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Malik Ayub Sumbal is Senior Broadcaster, Political Commentator, and Media Consultant. Malik has been associated with world-leading media outlets and news channels. He has more than 18 years of experience while working on key editorial positions. Malik was President at the Consortium for Press Freedom (CPF), a leading organization working for the Press Freedom and Free Speech around the world.
Time for US to reciprocate DPRK’s efforts if denuclearization is to happen

Time for US to reciprocate DPRK’s efforts if denuclearization is to happen

One can only aspire that the denuclearization of Democratic People’s Republic of Korea (DPRK) could be as easy as eating a pie.

Getting a Nobel Peace prize doesn’t come by simply organizing a summit, historical as it is, or saying “You have done a great job” to overwhelming applause.

The denuclearization process on the Korean Peninsula is no easy task, especially when there’s no clear definition of what “denuclearization” entails.

Trump knows the difficulty of the task. He had said that in Singapore, where he met DPRK leader Kim Jong Un in June. He even shared an anecdote with his uncle, John G Trump, an electrical engineer from the Massachusetts Institute of Technology (MIT), about how difficult the process is. But once the process starts and reaches a certain phase, there’s a substantial hope as reversing it becomes hard.

US accused of being a ‘gangster’

But is denuclearization possible through a ‘gangster like mindset’ as Pyongyang has accused the United States of doing?

Following the recent talks between US Secretary of State Mike Pompeo and top DPRK negotiator Kim Yong Chol in Pyongyang, the latter expressed regret over Washington’s unwillingness to meet halfway.

Diplomacy has entered a “dangerous phase that might rattle our willingness for denuclearization,” said Kim, accusing the US of making “gangster-like“ demands. The statement gave a contradictory account to what Pompeo had announced about productive negotiations.

US Secretary of State Mike Pompeo (2nd L), accompanied by US Ambassador to the Philippines Sung Kim (L), speaks at a meeting with Kim Yong Chol (not pictured), a DPRK senior ruling party official and former intelligence chief, during the second day of talks at the Park Hwa Guest House in Pyongyang, July 7, 2018. /VCG Photo

Meanwhile, Japanese Premier Shinzo Abe praised Pompeo for his “gangster-like demands” and termed them a demonstration of strong leadership.

China’s role in denuclearization

The spokesperson for China’s Foreign Ministry Hua Chunying highlighted on July 9 China’s consistent role in the peace and denuclearization processes on the Korean Peninsula.

China has rejected allegations made by US Senator Lindsey Graham that Beijing was behind Pyongyang’s tough attitude. But pointing fingers and blaming others are nothing new to the US as this strategy has always been easier than admitting diplomatic failure.

China has been playing a vital role in the denuclearization process of the Korean Peninsula, a contribution that was appreciated by Trump himself. He repeatedly mentioned and praised Chinese President Xi Jinping for his role in bringing the DPRK back to the negotiating table.

China will continue to play a positive role in making constructive contributions to realizing the denuclearization of the Peninsula and achieving long-lasting peace and stability of the whole region.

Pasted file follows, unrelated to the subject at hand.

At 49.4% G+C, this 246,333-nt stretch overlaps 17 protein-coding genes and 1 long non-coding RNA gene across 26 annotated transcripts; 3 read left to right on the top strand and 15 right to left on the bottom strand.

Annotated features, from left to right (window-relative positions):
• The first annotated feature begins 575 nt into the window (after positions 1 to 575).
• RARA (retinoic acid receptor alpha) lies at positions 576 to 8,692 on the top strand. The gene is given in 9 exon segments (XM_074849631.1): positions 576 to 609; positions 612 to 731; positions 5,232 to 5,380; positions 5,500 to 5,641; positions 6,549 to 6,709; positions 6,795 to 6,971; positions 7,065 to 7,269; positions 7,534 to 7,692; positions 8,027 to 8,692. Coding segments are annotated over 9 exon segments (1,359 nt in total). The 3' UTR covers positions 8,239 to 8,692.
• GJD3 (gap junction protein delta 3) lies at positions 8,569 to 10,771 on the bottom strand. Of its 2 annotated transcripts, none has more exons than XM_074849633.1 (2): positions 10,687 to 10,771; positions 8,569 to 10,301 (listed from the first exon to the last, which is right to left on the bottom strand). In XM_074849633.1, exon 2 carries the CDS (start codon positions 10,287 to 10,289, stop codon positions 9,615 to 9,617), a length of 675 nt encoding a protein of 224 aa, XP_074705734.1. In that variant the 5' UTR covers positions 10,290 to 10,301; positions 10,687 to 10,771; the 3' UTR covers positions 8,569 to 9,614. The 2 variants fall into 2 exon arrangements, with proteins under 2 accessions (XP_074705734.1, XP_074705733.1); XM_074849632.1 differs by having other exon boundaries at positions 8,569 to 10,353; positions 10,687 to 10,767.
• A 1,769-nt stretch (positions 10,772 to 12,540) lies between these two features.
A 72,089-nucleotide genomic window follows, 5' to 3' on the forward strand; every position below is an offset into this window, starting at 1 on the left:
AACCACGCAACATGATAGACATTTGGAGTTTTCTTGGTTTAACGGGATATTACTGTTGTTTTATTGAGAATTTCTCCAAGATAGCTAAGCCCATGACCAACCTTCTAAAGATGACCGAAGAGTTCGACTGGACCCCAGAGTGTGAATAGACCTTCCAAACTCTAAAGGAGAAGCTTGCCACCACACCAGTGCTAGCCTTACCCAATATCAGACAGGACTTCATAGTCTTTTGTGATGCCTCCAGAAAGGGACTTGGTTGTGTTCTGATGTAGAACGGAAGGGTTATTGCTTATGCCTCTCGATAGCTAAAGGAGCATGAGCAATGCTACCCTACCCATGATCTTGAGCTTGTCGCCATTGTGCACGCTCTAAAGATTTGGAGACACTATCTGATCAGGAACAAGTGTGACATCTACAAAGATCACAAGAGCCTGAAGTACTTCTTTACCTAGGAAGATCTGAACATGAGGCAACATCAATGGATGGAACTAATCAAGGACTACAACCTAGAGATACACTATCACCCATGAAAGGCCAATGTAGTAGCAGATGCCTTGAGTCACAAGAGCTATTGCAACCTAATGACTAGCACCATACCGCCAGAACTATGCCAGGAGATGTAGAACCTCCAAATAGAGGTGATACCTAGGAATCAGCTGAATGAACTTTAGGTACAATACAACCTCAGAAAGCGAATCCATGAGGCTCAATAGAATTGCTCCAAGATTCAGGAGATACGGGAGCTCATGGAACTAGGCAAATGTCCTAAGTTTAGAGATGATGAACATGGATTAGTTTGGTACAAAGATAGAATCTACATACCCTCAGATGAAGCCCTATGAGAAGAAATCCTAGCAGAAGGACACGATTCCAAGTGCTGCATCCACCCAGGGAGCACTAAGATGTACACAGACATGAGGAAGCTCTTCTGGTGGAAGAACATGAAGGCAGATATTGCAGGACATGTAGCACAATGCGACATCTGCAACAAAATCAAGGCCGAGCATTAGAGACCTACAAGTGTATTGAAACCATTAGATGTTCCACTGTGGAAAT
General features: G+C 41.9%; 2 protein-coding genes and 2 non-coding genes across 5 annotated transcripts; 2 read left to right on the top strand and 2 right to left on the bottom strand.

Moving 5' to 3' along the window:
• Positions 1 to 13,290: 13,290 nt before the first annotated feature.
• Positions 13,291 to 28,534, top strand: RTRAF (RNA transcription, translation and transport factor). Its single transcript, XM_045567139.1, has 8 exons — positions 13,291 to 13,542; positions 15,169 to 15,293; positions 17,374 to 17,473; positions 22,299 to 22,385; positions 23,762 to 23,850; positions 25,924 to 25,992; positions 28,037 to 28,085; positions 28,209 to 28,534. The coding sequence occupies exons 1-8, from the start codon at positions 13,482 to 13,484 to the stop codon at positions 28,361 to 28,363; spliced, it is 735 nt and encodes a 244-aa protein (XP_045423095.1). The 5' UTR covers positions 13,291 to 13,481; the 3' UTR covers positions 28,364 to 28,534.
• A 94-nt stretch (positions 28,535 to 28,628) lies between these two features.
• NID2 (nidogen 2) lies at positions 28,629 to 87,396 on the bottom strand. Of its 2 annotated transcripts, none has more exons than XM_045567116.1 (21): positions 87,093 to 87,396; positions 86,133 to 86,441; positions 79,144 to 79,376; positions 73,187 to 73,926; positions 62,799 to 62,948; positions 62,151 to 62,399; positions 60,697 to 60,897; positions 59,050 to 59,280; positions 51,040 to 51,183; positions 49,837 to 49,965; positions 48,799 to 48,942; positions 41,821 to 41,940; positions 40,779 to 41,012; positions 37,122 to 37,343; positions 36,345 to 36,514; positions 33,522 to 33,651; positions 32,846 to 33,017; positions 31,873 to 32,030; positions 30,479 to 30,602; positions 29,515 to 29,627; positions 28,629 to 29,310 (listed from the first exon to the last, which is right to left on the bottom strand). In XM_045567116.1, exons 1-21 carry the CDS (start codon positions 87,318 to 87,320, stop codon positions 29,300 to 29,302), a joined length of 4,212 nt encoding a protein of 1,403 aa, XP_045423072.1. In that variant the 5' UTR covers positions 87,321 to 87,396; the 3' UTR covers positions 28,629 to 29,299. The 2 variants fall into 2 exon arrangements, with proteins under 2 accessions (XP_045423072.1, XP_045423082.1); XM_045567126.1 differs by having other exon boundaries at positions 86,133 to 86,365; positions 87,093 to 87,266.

DPRK’s denuclearization package

The DPRK has stated that the unilateral US demand of a complete, verifiable and irreversible dismantlement (CVID) of DPRK’s nuclear arsenal goes against the spirit of the Trump-Kim meeting in Singapore.

US President Donald Trump speaks during a news conference after his meeting with DPRK leader Kim Jong Un at the Capella Hotel on Sentosa island in Singapore June 12, 2018. /VCG Pho

This is a very powerful message by Pyongyang that nothing could possibly be achieved from the DPRK side without something solid coming out from the US.

What does the US have to offer in exchange for the denuclearization of the DPRK? Is there any package like a Joint Comprehensive Plan of Action (JCPOA) which the US and its allies have made for the DPRK? Or will the DPRK just give up its nuclear program voluntarily (something that seems impossible)? These are the questions to which no one has an answer so far.

“We have displayed patience at its maximum and watched the US while initiating goodwill steps as many times as we can. But, it seems that the US misunderstood our goodwill and patience,” Pyongyang has warned.

According to this statement, one can well understand that the DPRK believes it has done a lot and now it’s the time for the US and its partners to come forward with something in return.

The lack of trust between the US and the DPRK is another major concern which Pyongyang has raised and should be addressed through new confidence-building measures.

The road to the denuclearization of the Peninsula will be bumpy, with more ups and downs and turns and twists in the future.

But the process can at least begin if the US ditches its “gangster-like” mindset and offers something solid in return for the DPRK’s efforts.

Editor’s note: The author is a columnist, political analyst, and broadcaster. The article reflects the author’s opinion, and not necessarily the views of CGTN.

Malik Ayub Sumbal is an Award-Winning journalist, Geopolitical Analyst, Commentator & Moderator. He is the author of his newly published book Tovuz to Karabakh, A Comprehensive Analysis of War in South-Caucasus. He tweet @ayubsumbal